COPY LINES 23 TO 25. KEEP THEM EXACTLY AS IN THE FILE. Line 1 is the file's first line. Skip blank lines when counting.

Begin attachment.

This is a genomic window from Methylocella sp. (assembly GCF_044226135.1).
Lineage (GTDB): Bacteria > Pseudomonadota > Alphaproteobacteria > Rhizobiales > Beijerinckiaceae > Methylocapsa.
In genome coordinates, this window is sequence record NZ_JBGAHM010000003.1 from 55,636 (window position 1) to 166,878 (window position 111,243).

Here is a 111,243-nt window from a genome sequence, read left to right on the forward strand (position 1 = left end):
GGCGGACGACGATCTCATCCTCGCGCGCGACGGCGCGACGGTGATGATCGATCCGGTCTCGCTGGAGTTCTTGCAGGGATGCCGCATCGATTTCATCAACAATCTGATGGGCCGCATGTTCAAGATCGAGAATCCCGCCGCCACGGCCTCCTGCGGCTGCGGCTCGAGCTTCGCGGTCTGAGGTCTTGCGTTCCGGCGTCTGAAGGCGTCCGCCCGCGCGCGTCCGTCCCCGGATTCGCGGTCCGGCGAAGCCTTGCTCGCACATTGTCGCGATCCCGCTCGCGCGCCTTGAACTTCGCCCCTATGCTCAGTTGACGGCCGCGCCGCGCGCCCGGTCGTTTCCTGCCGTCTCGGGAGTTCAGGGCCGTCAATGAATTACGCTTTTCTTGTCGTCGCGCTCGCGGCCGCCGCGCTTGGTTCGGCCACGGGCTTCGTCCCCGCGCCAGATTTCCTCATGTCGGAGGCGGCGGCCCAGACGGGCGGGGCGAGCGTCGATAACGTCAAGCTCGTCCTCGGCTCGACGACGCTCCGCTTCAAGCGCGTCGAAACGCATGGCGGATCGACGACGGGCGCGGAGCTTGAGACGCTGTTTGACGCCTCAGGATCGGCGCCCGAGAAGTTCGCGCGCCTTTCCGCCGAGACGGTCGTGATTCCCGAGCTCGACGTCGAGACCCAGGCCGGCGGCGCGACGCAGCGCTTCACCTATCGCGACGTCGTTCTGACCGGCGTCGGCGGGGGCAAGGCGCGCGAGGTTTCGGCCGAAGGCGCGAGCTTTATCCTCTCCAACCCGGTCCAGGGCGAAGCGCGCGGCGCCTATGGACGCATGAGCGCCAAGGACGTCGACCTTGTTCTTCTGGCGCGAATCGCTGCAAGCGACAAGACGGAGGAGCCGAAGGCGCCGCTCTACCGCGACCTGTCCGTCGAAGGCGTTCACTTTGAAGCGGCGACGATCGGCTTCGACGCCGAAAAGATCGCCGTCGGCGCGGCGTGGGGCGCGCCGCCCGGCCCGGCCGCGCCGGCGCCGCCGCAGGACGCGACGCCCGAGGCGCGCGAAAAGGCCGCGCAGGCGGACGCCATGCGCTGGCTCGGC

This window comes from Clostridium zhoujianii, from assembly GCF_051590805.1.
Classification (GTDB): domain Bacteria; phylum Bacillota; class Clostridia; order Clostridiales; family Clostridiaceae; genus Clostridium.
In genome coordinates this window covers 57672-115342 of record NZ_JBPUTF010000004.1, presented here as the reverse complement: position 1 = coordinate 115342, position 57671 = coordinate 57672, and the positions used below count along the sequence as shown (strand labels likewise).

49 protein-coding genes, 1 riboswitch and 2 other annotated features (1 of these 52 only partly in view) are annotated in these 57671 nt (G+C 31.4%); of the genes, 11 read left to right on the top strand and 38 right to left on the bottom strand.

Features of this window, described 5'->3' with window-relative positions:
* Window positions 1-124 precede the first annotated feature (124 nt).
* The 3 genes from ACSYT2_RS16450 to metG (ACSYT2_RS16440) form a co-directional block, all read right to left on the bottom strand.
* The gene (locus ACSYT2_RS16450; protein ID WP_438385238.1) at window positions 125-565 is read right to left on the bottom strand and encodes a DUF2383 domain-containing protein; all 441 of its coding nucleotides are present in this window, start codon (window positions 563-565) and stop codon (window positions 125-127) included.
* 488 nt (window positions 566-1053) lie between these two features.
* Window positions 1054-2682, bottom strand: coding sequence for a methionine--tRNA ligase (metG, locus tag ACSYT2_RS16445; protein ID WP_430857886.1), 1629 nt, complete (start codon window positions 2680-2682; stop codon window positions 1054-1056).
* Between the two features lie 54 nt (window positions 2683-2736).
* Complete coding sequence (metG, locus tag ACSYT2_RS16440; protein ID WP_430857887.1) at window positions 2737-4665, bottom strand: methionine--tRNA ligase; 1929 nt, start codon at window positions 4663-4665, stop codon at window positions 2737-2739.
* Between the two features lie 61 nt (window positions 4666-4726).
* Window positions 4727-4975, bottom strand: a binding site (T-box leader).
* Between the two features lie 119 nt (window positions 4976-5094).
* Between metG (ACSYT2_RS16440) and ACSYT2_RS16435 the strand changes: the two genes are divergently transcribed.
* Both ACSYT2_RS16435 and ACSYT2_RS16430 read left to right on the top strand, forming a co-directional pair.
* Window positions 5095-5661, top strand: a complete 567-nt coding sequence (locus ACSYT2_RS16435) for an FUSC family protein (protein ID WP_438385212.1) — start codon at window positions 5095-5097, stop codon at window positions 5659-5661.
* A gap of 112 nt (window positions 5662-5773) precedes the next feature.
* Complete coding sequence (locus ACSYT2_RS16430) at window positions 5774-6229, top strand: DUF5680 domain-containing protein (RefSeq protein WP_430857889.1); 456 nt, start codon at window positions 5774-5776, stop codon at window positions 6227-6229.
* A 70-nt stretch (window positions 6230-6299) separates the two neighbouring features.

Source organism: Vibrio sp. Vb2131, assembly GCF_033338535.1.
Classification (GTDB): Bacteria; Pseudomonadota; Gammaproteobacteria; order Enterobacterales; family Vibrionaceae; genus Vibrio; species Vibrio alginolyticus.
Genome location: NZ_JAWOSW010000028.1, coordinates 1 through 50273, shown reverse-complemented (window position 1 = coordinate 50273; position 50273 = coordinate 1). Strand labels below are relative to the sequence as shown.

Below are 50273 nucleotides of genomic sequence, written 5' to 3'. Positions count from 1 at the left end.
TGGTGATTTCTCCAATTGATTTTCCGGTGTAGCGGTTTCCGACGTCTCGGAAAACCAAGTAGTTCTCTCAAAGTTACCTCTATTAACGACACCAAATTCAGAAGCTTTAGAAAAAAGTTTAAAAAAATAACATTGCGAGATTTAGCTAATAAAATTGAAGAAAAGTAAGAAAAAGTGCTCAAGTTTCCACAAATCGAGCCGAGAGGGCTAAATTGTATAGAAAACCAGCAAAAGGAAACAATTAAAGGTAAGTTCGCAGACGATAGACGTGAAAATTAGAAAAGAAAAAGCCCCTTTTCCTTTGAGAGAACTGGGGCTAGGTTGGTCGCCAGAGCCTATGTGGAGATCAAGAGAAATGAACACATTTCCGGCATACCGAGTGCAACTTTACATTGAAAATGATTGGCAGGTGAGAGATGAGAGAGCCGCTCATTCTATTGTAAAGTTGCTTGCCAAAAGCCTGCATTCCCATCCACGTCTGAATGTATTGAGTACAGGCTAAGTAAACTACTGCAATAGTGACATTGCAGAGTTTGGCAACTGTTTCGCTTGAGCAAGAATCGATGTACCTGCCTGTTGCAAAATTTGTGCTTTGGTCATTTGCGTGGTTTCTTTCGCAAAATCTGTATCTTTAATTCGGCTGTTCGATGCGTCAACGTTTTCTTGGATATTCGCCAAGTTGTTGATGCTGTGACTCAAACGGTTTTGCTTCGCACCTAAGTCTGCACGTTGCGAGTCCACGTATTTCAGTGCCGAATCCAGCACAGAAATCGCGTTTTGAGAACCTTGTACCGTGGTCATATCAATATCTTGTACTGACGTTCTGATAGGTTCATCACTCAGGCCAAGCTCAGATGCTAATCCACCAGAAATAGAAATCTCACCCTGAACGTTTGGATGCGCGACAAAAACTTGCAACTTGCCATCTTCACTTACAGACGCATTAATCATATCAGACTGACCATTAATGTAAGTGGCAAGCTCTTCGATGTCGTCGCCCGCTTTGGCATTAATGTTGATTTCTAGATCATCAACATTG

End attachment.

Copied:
* Window positions 5095-5661, top strand: a complete 567-nt coding sequence (locus ACSYT2_RS16435) for an FUSC family protein (protein ID WP_438385212.1) — start codon at window positions 5095-5097, stop codon at window positions 5659-5661.
* A gap of 112 nt (window positions 5662-5773) precedes the next feature.
* Complete coding sequence (locus ACSYT2_RS16430) at window positions 5774-6229, top strand: DUF5680 domain-containing protein (RefSeq protein WP_430857889.1); 456 nt, start codon at window positions 5774-5776, stop codon at window positions 6227-6229.